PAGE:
Tour operators in arms over VAT charge
ARUSHA, Tanzania — Tanzania Tourism operators have raised their voice over the Value-Added Tax (VAT) on tourism services announced in the national budget proposal last week in Parliament, and which they want it scrapped.
Unveiling the 2016/2017 government budget proposals in Dodoma, the Finance and Planning Minister, Dr Phillip Mpango, said the government would impose VAT on tourism services, including supplies of tourist guides, game driving, water safaris, animal or bird watching, park fees and ground transport services in the coming fiscal year.
Tanzania Association of Tour Operators (TATO) Executive Secretary, Sirili Akko, said in a statement that the VAT charges for tourism industry would be counterproductive and will hamper growth of the sector which contributes to nearly 17 per cent of the GDP.
The umbrella organizations, according to Akko, expressed serious concerns on the cross cutting negative consequences of the tax measures on the tourism industry.
He said TATO, among leading tourism players, was worried they will lose their business to Kenya and other tourist destinations where VAT in tourism is zero-rated as VAT on the tourism services would make Tanzania a more expensive tourist destination.
Tanzania tour operators, according to TATO, are already subjected to 32 different taxes, 12 related to business registration and regulatory licence fees as well as 11 duties for each tourist vehicle per annum, and nine others.
According to him, Kenya had imposed VAT on tourism services in 2015 but it has rescinded the move this year after learning it was counterproductive.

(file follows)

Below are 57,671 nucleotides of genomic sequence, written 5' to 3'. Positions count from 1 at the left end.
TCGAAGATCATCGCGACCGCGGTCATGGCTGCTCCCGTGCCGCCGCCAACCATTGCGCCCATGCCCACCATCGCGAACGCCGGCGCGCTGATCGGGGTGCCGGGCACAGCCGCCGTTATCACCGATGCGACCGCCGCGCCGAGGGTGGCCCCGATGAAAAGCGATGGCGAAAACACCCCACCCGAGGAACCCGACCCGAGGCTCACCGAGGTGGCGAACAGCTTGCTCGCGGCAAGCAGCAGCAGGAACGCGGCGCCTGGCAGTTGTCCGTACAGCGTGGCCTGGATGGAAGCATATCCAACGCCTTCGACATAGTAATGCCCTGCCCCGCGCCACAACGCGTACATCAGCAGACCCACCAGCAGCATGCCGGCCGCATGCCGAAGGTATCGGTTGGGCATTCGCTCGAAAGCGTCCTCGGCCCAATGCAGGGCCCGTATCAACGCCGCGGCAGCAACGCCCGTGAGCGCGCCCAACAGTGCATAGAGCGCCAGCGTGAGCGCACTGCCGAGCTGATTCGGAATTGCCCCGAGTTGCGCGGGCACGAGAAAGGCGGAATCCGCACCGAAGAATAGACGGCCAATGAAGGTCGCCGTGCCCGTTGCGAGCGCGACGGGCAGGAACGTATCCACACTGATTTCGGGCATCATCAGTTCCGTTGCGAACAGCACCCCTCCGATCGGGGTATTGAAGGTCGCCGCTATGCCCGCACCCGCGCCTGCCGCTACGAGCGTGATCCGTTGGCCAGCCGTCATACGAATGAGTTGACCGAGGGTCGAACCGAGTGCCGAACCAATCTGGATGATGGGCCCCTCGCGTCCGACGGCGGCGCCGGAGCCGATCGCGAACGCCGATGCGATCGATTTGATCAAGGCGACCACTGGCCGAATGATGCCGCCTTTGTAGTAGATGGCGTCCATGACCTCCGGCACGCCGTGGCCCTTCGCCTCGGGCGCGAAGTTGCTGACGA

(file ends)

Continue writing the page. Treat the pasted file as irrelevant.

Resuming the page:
“Kenya learned a hard lesson in 2015 when it imposed VAT on tourist services, thanks to a quick rebound which seeks to restore their competitiveness and glory in the tourism sector,” he said adding: “Tanzania should avoid the same mistake.
The TATO Executive Officer said the organization was urging the government to reconsider the plan for VAT on tourism services as that would risk the reputation of Tanzania as a reliable safari destination and cautioned that it would have long-term negative consequences which will not be easy to correct.
Entry to national parks (park fees) is now VAT exempt and the same applies to commissions paid to tour operators.
Charging VAT on tourist services will make them expensive and place the Tanzanian tourism industry in a disadvantaged position due to regional and international parities, TATO argues.
Tourism is the leading sector in generating foreign exchange for Tanzania. Available statistics indicate that it attracted an income of 2.04 billion US dollars last year, up from 1.9 billion dollars in 2014.
Tourism is the leading sector in generating foreign exchange for Tanzania. Available statistics indicate that it attracted 1.1 million tourists in 2015 and an income of 1.93 billion US dollars, lower from 2 billion US dollars earned in 2014 with 1.2 million tourists.